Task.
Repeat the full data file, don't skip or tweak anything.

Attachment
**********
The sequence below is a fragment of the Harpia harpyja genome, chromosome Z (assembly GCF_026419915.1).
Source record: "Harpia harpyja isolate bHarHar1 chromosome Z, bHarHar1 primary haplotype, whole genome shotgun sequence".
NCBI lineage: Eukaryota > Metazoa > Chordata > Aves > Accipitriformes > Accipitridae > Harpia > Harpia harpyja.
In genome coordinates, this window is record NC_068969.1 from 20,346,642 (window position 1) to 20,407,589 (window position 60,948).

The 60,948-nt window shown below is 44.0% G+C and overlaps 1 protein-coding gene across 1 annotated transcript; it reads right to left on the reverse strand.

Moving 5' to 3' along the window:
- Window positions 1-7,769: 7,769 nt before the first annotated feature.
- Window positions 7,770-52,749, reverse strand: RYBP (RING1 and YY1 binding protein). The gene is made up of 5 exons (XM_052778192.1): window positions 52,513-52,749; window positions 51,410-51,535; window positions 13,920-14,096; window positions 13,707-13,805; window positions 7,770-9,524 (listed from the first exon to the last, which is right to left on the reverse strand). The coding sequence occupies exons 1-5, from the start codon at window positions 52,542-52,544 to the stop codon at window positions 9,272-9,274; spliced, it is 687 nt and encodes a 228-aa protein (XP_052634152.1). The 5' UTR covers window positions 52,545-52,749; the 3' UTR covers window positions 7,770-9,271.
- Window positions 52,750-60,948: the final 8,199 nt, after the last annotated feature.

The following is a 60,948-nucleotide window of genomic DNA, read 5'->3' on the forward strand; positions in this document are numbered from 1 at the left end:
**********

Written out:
The sequence below is a fragment of the Harpia harpyja genome, chromosome Z (assembly GCF_026419915.1).
Source record: "Harpia harpyja isolate bHarHar1 chromosome Z, bHarHar1 primary haplotype, whole genome shotgun sequence".
NCBI lineage: Eukaryota > Metazoa > Chordata > Aves > Accipitriformes > Accipitridae > Harpia > Harpia harpyja.
In genome coordinates, this window is record NC_068969.1 from 20,346,642 (window position 1) to 20,407,589 (window position 60,948).

The 60,948-nt window shown below is 44.0% G+C and overlaps 1 protein-coding gene across 1 annotated transcript; it reads right to left on the reverse strand.

Moving 5' to 3' along the window:
- Window positions 1-7,769: 7,769 nt before the first annotated feature.
- Window positions 7,770-52,749, reverse strand: RYBP (RING1 and YY1 binding protein). The gene is made up of 5 exons (XM_052778192.1): window positions 52,513-52,749; window positions 51,410-51,535; window positions 13,920-14,096; window positions 13,707-13,805; window positions 7,770-9,524 (listed from the first exon to the last, which is right to left on the reverse strand). The coding sequence occupies exons 1-5, from the start codon at window positions 52,542-52,544 to the stop codon at window positions 9,272-9,274; spliced, it is 687 nt and encodes a 228-aa protein (XP_052634152.1). The 5' UTR covers window positions 52,545-52,749; the 3' UTR covers window positions 7,770-9,271.
- Window positions 52,750-60,948: the final 8,199 nt, after the last annotated feature.

The following is a 60,948-nucleotide window of genomic DNA, read 5'->3' on the forward strand; positions in this document are numbered from 1 at the left end: